Holiday Stress Busting: Eat, Drink, Spend … and be Miserable?

Closeup of a chocolate cupcake with pink frosting and sprinkles

Keeping Food in Balance

by Arlene K Unger, PhD (PSY)

According to the American Heart Association, we run the risk of gaining five or more pounds between Halloween and New Years. We add an average of 200 calories more per day than we really need.

Such calories come from that ounce of fudge we can’t resist, that extra helping of gravy, that one glass too many of eggnog or that irresistible slice of pecan pie. Our senses are overwhelmed with the smells of caramel apples, and savory baked turkeys. It seems almost impossible to take refuge in sitting as far away from the decorative tables abound with rich pastries and trays of scrumptious hors d’oeuvres bombarding us at every turn.

Typically, holiday gatherings subtly encourage people to indulge in high-fat, high-calorie foods and drink empty calories that are low in nutrients. On top of that, we’re more likely to make excuses for skipping, or skimping, on our daily exercise.

Remember: more calories in and less calories burned means weight gain.

Sipping on water and nibbling carrots when most everyone around us is devouring every morsel they can find only compounds our challenge. The secret is to indulge yourself a little, but within reason, that is, indulge in some long range planning to maintain overall balance in your food consumption. With a little preplanning, you can maintain a healthy lifestyle over the holidays and still be merry.

For instance, sugar consumption is one of the most significant dangers to your diet. Being on a sugar roller coaster can trigger a slew of other problems, some even emotional. When you binge on sugar, you crave more and more and your metabolism slows down. Along with sunlight deprivation, sugar binges cause a drop in serotonin, a chemical in the brain that regulates sleep and appetite. A lack of serotonin is often associated with depression. When you’re deprived of serotonin, you won’t feel calm and in control.

To help naturally boost your serotonin levels try to eat small but frequent meals that include complex carbohydrates and starchy veggies. You can also help control blood sugar levels by eating small quantities of protein three times a day. A diet of two egg whites in the morning, some turkey at lunch and a small portion of grilled fish at night is a move toward moderation and weight stability.

You definitely need to keep up your regular exercise during the holidays and accept no excuses. Exercise also increases your endorphins. When endorphin levels are high, we cope better with stress and eat only what we need.

If you have the opportunity to bring food to a party, offer to bring a low-fat/low-calorie snacks like pretzels, wheat crackers, or unbuttered popcorn, so that you will have something healthy to eat.

Remember that willpower and preplanning are the keys to being a guilt-free guest this holiday season.

Keeping stress in Balance

It is funny how we allow our stress to take away from the true meaning of the holidays. If your house isn’t perfectly clean, it is not the end of the world, but missing an opportunity to laugh with family may be a huge loss. During the next few weeks, many of us will get stressed over visiting company, finances, buying gifts, eating or drinking too much.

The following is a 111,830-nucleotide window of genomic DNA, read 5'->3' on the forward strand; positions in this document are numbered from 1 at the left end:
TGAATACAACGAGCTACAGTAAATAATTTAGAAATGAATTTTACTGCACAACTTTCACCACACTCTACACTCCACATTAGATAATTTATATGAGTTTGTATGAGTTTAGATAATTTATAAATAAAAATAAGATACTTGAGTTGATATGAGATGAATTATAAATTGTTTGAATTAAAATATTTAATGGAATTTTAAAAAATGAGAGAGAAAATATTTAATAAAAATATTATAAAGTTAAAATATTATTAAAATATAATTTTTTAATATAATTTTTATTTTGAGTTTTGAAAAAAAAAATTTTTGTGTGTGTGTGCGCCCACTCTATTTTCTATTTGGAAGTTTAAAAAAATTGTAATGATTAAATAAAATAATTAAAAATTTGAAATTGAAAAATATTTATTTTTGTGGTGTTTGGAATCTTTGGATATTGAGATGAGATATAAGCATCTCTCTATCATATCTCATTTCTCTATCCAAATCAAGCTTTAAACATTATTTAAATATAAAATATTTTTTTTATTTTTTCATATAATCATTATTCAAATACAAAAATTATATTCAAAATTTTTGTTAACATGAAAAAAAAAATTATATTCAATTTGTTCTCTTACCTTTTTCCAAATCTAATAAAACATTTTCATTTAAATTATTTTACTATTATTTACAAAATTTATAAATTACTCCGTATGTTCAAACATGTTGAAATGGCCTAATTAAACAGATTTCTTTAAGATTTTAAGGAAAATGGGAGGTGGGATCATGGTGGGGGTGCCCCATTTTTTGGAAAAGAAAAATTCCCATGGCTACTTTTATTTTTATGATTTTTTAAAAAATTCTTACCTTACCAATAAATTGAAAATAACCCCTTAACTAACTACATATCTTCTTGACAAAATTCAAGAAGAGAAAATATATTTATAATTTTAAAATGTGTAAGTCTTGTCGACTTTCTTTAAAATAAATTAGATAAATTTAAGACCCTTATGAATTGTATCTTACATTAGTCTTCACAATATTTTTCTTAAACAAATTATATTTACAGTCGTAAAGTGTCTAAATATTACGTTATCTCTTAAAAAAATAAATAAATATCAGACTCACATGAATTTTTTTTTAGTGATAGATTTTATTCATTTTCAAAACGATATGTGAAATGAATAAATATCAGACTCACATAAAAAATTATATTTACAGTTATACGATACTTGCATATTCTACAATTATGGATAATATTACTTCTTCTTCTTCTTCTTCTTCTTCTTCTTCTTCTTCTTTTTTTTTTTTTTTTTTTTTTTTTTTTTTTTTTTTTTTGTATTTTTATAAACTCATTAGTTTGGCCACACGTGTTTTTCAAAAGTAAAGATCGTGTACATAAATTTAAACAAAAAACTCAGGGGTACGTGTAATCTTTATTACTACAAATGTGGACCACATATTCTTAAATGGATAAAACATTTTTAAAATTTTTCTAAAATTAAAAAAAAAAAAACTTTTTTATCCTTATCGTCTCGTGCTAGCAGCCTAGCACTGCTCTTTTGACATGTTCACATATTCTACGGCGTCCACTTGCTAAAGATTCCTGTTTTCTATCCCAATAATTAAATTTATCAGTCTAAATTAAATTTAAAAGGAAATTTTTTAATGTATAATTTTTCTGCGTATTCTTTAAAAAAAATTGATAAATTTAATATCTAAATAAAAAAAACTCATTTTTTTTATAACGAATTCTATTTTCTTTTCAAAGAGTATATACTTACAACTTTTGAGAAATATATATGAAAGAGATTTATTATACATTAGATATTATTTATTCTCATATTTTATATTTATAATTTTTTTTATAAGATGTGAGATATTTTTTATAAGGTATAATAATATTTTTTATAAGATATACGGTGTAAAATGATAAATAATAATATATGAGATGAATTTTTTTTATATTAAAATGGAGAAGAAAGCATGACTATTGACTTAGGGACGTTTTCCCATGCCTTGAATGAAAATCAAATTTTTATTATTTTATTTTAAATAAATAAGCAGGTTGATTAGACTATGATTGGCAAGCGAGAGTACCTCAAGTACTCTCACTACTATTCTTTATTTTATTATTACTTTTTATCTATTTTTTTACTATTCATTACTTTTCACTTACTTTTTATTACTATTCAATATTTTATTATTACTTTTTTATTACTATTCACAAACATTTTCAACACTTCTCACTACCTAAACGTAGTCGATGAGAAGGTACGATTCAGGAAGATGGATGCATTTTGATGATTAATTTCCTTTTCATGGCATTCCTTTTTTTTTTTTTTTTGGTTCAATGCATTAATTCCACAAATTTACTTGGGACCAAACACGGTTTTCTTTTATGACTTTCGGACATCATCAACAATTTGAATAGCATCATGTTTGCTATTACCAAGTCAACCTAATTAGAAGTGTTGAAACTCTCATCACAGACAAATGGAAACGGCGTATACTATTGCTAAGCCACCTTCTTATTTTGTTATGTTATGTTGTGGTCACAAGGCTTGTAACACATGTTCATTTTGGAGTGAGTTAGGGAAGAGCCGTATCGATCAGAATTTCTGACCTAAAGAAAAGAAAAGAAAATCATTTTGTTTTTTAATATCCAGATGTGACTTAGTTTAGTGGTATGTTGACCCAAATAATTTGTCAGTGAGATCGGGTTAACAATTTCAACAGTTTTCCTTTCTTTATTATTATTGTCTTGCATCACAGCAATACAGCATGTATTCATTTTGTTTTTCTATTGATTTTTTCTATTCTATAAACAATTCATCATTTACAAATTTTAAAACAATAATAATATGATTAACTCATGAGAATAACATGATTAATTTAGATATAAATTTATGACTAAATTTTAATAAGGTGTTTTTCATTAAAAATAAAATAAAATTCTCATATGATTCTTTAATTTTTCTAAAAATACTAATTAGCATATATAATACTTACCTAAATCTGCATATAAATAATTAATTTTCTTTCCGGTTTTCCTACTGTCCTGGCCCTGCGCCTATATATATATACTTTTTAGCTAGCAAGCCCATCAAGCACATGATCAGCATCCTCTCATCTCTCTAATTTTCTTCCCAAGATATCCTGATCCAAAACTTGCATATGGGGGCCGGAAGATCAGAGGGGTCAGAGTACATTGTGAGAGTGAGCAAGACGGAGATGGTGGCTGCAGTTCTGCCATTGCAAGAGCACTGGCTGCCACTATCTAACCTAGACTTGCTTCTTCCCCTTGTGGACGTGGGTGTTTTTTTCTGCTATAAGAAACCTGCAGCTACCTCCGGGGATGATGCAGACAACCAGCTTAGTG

Here is a simple guide to having merry, and peaceful, stress-less holiday season.

RAISE YOUR:

  • Mood for more joyfulness. Being positive is contagious and lends itself to happier interactions.
  • Heart Rate for at least 30 minutes. Getting out in the fresh air for brisk walk can do the trick. Choose an appropriate level of activity for your age, sex, health status.
  • Sensitivity for moderation. There is nothing like knowing your limits when it comes to rich food and fancyrinks. Pacing yourself can make your holiday more enjoyable, guiltless, and healthy.
  • Awareness for living within your budget. Getting into debt takes the joy out of giving. Gifts should be from the heart: “It’s the thought that counts!”
  • Tolerance for disarray, disappointment and change in plans. Remember it is only you that cares about completing every last thing on your list. It’s your list, no one else needs to know what’s on it. Be flexible.
  • Appreciation for what is truly meaningful. Is it the turkey, tree ornaments or people we are around that make the holidays special? Knowing what is truly important can make the difference between a frenzied and a fun-filled holiday season.

Keeping Your Checkbook in Balance

In these uncertain economic times, it is not at all wise to rely on chance and impulse when you go holiday shopping. More than ever, you need a plan, a budget, and the resolve to stick to them both.

Remember: The holidays are a time to acknowledge the importance of family and friends — that isn’t measured in dollars … but your BUDGET is!!

So, it’s time to get very analytical, especially if you’ve had problems with holiday budgets in the past.

Please visit http://www.realpsychsolutions.com for the FULL, FREE article, which includes tables “How to Feel Nice and Not so Naughty at the Holiday Table,” and “Have a Slim, Sane and Stress-Free Holiday Season,” and a useful “Holiday Budget Worksheet.”

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